The abundance of shale gas at favorable rates–and in steady, reliable supply–from the Marcellus & Utica Shales is driving the development of new power generation facilities across the region. Those factors, coupled with the proximity of this region to the nation’s primary load centers for electricity, make for very favorable development scenarios. This recent article profiles several such projects.
Power plant proposals fueled by cheap gas from Marcellus Shale
by David Falchek, Scranton Times-Tribune. Dec. 9, 2012
Rural Pennsylvania has an ocean of natural gas below ground and will soon have electricity produced at the surface.
Inexpensive, available fuel begets power plants. The exploitation of gas a mile below the surface in the Marcellus Shale rock formation has attracted power generation companies proposing natural gas-fired power plants, each at a cost of hundreds of million of dollars.
Moxie Liberty LLC plans a 900-megawatt power plant in Asylum Twp. and another in Lycoming County, to be called Moxie Patriot. Future Power PA Inc. has a 300-megawatt plant planned for Schuylkill County and a sister company has plans for second in the same area. They are among the nine plants statewide that have applied to the state Department of the Environmental Protection. The Northeast, long at the end of the pipeline, is now on top of a huge natural gas reserve.
“Look at the change in the projected flow of natural gas into the Northeast,” said Steven Schork, Villanova-based publisher of the online newsletter the Schork Report, which reports energy and shipping markets. “It had been coming from Canada, the Rockies, from LNG (liquefied natural gas). Now, we don’t need it because we have our own and we are pushing it in the other direction.”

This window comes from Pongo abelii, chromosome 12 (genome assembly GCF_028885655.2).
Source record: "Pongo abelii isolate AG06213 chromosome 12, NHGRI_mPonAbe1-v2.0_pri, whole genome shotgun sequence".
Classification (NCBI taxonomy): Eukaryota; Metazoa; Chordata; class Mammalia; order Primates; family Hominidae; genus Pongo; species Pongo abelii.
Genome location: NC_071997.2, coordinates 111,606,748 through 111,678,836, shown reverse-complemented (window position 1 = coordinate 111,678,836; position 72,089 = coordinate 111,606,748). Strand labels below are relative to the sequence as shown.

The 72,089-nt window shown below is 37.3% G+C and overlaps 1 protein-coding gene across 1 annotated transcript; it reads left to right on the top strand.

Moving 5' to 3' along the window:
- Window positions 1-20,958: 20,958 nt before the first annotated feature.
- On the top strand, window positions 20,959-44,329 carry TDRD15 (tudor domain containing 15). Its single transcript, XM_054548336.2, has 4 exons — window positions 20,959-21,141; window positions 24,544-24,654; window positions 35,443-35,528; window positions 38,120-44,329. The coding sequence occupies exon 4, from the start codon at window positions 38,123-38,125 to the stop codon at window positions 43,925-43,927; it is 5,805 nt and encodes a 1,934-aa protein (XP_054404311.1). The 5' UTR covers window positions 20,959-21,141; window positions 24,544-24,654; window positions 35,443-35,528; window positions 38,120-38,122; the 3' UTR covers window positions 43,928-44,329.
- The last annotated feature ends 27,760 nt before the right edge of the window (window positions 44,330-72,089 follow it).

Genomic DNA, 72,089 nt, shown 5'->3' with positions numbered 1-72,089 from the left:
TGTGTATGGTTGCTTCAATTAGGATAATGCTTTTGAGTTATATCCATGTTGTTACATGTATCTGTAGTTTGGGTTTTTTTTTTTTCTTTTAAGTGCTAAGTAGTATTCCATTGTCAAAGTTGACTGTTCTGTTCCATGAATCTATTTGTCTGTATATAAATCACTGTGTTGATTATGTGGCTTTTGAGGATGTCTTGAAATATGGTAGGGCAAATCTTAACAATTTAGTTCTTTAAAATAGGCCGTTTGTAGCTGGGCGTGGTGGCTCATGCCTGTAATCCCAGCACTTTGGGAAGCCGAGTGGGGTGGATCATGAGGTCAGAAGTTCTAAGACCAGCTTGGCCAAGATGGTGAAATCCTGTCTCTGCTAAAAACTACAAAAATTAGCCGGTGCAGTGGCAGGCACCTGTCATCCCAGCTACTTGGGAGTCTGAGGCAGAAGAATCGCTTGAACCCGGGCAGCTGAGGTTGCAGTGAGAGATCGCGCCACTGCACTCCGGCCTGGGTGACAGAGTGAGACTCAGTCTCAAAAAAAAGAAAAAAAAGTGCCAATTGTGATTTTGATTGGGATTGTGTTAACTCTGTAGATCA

Moxie Liberty is one of the first to be approved, a project expected to cost hundreds of millions of dollars, scheduled to break ground in Asylum Twp. in March with turbines spinning by 2015. The Moxie Patriot plant in Clinton will follow.
Unlike a similar project for the same site a decade ago that drew opposition, this time around there hasn’t been much controversy, said township supervisor Lee Allyn.
He thinks that is because the Moxie project will not draw water from the Susquehanna River nor discharge water into the river. The plant would use Towanda Municipal Authority’s water and sewer system.
Last year, a group of officials from the Endless Mountains area visited a similar generating facility in the southern Pennsylvania. Such plants make so little noise that the arriving visitors were disappointed–thinking it was shut down, Mr. Allyn said.